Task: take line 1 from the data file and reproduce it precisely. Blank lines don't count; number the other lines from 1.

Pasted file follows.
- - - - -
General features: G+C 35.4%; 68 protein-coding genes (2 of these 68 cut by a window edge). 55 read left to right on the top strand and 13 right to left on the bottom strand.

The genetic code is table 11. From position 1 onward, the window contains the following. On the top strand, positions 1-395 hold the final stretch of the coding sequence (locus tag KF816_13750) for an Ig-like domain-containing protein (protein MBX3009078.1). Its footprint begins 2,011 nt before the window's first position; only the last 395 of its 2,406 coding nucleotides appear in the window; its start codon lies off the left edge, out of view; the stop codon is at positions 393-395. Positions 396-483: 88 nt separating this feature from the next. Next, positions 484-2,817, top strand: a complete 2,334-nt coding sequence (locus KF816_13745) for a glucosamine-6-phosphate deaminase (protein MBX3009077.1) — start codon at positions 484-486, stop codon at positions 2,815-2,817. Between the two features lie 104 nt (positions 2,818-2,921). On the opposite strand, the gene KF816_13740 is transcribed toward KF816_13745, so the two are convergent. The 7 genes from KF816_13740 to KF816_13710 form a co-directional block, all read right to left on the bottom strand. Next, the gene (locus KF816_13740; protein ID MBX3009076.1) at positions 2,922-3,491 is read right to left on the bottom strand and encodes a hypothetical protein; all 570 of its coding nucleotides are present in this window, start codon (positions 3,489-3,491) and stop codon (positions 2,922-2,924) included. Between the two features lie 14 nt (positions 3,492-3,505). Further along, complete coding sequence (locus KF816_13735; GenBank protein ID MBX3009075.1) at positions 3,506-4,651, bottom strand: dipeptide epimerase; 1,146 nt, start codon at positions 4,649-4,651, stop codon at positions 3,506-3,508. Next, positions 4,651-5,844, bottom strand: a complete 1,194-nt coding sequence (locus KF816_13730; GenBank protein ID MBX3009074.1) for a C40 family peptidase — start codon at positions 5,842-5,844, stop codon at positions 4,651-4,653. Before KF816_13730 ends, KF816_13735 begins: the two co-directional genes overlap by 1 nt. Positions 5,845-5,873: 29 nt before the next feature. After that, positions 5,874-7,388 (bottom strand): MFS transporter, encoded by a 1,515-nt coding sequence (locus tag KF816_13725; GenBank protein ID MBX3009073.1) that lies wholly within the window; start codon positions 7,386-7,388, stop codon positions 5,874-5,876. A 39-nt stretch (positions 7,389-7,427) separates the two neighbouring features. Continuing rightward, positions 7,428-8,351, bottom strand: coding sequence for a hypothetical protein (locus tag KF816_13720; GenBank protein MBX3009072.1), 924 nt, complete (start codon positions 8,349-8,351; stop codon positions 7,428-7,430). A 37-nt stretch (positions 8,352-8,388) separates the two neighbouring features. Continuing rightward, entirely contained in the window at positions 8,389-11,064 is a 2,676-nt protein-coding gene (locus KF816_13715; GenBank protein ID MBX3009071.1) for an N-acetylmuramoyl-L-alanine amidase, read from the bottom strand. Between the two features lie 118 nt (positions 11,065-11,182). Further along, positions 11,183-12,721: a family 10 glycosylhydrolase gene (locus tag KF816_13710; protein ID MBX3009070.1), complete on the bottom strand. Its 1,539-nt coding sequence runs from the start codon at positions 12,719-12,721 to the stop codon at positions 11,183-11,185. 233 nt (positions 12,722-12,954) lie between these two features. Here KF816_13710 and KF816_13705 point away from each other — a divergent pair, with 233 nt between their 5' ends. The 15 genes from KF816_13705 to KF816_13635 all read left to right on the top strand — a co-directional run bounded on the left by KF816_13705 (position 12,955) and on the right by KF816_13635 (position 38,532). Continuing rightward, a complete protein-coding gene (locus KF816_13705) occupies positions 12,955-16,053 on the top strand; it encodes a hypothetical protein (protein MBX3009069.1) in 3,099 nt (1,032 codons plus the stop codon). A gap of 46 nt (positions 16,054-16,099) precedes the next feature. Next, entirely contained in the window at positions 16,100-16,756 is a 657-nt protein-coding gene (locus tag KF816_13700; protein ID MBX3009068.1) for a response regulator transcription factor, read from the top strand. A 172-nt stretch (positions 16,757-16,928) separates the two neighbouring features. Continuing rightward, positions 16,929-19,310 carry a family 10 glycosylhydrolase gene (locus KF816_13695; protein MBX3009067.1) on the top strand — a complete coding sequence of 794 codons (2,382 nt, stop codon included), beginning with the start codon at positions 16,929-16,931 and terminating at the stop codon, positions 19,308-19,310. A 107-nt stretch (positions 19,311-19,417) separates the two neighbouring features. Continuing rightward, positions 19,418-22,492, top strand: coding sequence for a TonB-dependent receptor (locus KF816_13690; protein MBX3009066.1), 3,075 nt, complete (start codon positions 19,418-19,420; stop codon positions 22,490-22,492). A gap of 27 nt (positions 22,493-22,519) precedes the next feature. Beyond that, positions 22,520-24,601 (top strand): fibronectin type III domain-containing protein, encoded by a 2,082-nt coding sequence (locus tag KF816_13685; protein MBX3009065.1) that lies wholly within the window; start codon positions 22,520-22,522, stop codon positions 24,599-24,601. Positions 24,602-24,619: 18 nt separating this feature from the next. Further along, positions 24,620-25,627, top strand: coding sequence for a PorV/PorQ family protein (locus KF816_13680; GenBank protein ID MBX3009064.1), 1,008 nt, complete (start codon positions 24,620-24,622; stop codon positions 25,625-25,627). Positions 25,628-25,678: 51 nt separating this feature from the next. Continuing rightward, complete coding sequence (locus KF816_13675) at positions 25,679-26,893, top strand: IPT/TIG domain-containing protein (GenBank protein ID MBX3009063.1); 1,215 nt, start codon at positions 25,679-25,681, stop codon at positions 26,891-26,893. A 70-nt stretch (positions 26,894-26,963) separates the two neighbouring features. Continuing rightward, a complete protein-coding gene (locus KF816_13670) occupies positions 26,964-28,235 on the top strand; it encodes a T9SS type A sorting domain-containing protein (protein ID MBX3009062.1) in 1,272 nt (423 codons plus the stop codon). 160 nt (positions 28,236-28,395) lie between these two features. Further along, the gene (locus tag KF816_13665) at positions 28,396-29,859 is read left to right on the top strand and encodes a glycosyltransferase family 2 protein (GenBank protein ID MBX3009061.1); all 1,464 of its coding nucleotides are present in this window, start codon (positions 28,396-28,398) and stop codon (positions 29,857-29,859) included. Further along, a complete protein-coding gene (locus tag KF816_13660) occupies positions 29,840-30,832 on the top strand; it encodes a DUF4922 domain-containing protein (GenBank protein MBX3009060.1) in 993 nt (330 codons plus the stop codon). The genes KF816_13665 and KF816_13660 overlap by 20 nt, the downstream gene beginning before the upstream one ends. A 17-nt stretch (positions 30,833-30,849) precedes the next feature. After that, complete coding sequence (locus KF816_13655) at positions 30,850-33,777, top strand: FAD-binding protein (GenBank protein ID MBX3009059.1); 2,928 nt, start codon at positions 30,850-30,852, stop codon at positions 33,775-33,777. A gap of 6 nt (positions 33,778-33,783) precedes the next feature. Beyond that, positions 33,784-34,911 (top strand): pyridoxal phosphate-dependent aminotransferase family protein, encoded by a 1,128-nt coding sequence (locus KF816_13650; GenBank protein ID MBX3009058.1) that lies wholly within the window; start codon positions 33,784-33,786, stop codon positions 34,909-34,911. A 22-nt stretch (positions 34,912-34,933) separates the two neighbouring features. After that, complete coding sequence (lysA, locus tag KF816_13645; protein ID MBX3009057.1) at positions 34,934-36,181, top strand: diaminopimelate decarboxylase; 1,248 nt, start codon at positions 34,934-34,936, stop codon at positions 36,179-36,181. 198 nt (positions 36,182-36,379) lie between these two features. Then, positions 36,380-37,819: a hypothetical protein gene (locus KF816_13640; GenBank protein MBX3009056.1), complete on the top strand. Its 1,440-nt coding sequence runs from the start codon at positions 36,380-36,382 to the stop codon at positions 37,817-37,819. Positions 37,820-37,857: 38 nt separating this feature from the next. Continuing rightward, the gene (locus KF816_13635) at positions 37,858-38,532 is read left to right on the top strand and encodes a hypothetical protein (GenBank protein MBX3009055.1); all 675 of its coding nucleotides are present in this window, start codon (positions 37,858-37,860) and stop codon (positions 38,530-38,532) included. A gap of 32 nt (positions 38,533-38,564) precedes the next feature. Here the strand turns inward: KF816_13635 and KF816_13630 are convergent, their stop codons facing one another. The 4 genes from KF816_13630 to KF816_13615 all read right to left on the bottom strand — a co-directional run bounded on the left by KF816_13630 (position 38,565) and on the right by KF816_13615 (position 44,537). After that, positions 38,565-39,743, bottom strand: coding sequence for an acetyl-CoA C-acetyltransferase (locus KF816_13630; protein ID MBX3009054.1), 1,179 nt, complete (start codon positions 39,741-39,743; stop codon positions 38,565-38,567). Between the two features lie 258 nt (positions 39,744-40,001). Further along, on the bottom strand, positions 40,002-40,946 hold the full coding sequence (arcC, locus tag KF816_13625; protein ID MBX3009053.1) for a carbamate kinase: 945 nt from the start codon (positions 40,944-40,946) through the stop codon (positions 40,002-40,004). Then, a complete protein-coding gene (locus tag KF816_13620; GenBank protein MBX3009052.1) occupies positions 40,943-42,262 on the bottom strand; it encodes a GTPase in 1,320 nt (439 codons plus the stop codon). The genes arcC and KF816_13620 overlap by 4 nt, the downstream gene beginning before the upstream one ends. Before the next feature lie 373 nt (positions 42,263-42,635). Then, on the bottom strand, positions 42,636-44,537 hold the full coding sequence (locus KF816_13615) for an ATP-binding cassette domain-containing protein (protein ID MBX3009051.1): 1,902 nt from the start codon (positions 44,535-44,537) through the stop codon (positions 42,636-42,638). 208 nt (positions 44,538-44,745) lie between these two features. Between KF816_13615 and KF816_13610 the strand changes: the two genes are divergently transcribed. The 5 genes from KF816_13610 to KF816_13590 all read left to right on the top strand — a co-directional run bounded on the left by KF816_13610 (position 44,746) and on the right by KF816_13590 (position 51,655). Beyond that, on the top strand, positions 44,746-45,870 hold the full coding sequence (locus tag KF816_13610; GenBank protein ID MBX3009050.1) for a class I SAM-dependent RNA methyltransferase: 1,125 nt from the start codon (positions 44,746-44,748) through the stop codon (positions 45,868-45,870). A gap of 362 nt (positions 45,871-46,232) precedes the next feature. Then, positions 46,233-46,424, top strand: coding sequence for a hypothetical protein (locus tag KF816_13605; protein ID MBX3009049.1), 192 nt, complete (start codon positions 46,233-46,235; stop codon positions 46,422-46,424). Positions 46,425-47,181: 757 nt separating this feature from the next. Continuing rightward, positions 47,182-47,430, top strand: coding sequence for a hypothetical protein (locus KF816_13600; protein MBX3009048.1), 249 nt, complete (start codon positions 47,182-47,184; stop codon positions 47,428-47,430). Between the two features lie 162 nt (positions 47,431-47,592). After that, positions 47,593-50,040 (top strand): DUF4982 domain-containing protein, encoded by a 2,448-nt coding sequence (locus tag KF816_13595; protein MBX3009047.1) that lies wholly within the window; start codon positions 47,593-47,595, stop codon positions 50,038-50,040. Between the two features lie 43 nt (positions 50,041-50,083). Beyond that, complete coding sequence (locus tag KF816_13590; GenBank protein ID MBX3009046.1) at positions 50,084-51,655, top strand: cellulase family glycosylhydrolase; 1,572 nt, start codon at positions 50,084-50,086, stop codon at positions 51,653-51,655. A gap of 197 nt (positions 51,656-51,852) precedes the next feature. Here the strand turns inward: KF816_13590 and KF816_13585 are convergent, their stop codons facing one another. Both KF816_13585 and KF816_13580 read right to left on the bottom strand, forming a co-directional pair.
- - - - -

General features: G+C 35.4%; 68 protein-coding genes (2 of these 68 cut by a window edge). 55 read left to right on the top strand and 13 right to left on the bottom strand.